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Mahindra more than halves US workforce - Reuters

By Graeme Roberts | 13 January 2021

Mahindra & Mahindra Ltd has cut over half of its North American workforce, sources told the Reuters news agency. The COVID-19 pandemic and an ongoing legal tussle were cited as reasons.

Reuters' sources did not reveal the number of jobs lost at the business which had over 500 employees in early 2020, according to its website.

However, one source told the news agency "hundreds of workers" had been laid off since mid-2020 as part of a restructuring, and the cuts were as high as two-thirds of Mahindra Automotive North America's (MANA) total staffing.

Positions cut include engineering and manufacturing jobs at the Detroit plant which produces the Roxor off road vehicle. Sales executives have also been axed.

Reuters said the cuts came as Mahindra reviewed its businesses in a drive to conserve capital and retain only those that make money or have the potential to be profitable.

MANA said in a statement cited by the news agency it had furloughed some staff and laid off others due to the pandemic and an International Trade Commission lawsuit which led to an August "cease and desist" order for the Roxor business.

Reuters noted Mahindra and Fiat Chrysler Automobiles (FCA) had been in a protracted legal battle over an intellectual property infringement case which had prevented the Indian automaker from selling the Roxor in the US.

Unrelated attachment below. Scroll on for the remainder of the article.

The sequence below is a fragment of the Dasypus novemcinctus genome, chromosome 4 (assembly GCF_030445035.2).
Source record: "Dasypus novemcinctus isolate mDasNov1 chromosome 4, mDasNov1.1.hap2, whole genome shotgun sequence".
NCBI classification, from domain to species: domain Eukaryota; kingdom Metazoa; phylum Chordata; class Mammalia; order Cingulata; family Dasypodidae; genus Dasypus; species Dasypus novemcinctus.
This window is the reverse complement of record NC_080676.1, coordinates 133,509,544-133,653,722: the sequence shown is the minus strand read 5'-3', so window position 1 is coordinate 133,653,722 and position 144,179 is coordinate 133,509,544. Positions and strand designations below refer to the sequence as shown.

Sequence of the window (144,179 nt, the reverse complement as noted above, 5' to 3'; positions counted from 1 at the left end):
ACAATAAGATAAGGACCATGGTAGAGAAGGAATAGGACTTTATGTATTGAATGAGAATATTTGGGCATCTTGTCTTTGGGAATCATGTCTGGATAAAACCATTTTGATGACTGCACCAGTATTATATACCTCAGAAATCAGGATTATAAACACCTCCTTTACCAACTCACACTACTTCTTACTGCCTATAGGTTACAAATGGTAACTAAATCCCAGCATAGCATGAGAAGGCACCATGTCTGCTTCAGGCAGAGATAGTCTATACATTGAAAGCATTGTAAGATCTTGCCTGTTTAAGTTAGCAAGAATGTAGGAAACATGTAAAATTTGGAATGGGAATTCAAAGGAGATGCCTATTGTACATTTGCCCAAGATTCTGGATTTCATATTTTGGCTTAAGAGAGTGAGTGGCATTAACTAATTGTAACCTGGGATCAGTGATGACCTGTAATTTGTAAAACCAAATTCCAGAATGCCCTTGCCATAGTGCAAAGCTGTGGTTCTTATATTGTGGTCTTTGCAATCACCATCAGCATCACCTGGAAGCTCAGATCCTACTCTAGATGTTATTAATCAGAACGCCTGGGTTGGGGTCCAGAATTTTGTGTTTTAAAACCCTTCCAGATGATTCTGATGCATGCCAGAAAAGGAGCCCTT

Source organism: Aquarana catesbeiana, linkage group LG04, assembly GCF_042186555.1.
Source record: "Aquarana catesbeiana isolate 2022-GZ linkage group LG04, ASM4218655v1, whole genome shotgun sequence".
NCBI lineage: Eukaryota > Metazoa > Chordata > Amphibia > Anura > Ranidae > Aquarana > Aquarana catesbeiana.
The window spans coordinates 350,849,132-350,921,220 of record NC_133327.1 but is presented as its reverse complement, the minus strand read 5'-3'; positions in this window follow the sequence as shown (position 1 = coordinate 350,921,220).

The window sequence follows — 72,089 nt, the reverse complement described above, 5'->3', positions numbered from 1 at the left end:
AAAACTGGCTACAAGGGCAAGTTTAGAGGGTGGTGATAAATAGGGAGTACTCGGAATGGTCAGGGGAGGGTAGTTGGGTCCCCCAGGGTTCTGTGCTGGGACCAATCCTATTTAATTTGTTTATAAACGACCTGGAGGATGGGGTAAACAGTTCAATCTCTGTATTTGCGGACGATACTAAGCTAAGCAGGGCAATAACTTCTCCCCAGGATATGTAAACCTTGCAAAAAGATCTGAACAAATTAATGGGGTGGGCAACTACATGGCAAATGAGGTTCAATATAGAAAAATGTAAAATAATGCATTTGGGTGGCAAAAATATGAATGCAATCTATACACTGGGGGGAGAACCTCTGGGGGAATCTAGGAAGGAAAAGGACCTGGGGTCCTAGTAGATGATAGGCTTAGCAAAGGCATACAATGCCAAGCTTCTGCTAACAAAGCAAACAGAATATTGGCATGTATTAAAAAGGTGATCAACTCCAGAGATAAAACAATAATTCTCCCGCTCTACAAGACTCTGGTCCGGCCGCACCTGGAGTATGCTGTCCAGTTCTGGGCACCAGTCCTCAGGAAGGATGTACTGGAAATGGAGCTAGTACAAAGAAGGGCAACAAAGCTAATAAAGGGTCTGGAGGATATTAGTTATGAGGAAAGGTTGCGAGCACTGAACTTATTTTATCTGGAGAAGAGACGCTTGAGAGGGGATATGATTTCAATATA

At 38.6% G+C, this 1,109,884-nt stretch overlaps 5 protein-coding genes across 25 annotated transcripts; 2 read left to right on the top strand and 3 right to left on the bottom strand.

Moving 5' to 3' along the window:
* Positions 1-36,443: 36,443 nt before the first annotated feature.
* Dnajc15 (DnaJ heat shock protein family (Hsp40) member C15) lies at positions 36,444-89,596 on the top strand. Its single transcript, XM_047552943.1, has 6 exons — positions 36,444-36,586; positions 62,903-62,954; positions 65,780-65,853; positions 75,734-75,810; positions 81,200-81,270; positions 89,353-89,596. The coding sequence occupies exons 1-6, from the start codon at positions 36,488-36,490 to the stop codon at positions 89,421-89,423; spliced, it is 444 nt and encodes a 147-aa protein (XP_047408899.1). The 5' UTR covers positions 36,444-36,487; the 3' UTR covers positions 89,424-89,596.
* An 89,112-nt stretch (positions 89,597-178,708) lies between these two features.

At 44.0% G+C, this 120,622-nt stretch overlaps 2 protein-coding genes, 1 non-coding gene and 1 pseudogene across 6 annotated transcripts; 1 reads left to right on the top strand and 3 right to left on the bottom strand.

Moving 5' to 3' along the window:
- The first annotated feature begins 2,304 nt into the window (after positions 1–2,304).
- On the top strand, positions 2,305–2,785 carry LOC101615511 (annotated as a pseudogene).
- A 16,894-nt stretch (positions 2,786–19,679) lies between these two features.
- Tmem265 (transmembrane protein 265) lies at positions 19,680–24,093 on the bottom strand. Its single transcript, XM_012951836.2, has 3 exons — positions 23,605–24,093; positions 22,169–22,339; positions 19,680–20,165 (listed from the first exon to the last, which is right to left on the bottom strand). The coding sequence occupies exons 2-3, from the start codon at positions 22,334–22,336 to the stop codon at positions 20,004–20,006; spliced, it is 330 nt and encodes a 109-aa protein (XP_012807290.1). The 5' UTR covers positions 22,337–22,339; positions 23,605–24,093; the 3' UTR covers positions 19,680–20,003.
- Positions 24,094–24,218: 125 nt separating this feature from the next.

"This forced us to halt production and furlough our manufacturing team and some additional people across several functions, including the Roxor sales team," the company said.

However, last month, the company won a favourable ruling in its lawsuit against FCA, paving the way for it to begin selling the Roxor again, the report added.

It now expects to recall a large group of employees, Mahindra said in the statement.

Reuters noted, as part of its review which began last year, Mahindra has ended its US electric scooter business GenZe, is in talks to sell its stake in Ssangyong Motor and called off a joint venture with Ford.

Mahindra shares have surged over 60% since it announced the review in June last year, valuing the company at over $12.6bn, the report said.

The automaker plans to focus on manufacturing large SUVs and electric models for its core India market where it has lost ground to competitors such as Tata Motors and Kia Motors, Reuters added.